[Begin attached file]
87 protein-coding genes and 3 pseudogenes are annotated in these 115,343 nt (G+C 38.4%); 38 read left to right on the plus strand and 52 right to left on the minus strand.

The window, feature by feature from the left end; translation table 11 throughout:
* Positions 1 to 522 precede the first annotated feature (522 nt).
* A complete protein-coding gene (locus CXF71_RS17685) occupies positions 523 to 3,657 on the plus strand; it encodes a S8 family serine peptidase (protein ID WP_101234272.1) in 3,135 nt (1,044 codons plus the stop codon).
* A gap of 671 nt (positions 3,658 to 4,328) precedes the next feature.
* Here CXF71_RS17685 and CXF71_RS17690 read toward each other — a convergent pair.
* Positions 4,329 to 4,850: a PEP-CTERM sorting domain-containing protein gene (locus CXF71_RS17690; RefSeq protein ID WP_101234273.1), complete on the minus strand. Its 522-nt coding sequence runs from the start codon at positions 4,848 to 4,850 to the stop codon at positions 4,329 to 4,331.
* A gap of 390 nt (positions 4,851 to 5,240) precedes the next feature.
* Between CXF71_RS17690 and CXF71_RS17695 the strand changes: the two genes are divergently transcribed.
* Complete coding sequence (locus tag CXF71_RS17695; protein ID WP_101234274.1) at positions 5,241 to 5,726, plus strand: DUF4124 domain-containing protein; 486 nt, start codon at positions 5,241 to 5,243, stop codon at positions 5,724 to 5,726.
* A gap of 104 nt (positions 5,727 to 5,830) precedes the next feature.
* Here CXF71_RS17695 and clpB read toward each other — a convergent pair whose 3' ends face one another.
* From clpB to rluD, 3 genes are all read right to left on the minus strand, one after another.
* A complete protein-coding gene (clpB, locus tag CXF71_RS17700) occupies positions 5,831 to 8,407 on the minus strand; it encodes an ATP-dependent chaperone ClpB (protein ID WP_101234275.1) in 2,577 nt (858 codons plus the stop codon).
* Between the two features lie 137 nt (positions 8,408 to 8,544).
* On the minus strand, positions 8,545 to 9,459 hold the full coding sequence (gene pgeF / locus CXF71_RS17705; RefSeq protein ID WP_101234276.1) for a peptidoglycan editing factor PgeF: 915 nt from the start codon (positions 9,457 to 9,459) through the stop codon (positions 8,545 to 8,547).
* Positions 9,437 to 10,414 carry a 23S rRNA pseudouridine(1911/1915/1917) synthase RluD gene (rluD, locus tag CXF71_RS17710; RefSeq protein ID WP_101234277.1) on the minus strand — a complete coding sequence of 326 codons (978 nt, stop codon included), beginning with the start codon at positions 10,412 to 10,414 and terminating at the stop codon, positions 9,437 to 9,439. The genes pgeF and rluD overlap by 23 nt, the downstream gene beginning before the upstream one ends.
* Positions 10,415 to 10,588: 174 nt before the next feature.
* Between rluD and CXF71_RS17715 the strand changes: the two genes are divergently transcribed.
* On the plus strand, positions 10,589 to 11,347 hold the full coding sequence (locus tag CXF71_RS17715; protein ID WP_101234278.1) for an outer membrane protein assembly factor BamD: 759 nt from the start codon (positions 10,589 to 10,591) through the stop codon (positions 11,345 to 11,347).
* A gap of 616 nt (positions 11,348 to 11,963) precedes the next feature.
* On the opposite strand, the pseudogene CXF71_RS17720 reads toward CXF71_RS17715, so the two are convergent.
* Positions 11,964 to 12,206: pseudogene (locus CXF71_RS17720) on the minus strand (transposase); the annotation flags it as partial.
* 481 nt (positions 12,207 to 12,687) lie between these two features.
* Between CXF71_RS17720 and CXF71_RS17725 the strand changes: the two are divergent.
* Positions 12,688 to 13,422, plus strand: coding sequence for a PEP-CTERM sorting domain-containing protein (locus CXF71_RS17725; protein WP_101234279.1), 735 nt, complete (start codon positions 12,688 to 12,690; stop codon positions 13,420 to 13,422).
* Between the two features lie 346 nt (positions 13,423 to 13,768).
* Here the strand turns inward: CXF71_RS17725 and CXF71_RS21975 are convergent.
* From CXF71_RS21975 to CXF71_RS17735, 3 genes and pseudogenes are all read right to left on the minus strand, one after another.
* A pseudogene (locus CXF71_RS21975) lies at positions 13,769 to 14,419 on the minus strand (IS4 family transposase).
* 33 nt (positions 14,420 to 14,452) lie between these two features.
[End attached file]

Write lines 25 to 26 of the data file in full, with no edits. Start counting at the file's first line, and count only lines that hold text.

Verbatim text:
* Between CXF71_RS17720 and CXF71_RS17725 the strand changes: the two are divergent.
* Positions 12,688 to 13,422, plus strand: coding sequence for a PEP-CTERM sorting domain-containing protein (locus CXF71_RS17725; protein WP_101234279.1), 735 nt, complete (start codon positions 12,688 to 12,690; stop codon positions 13,420 to 13,422).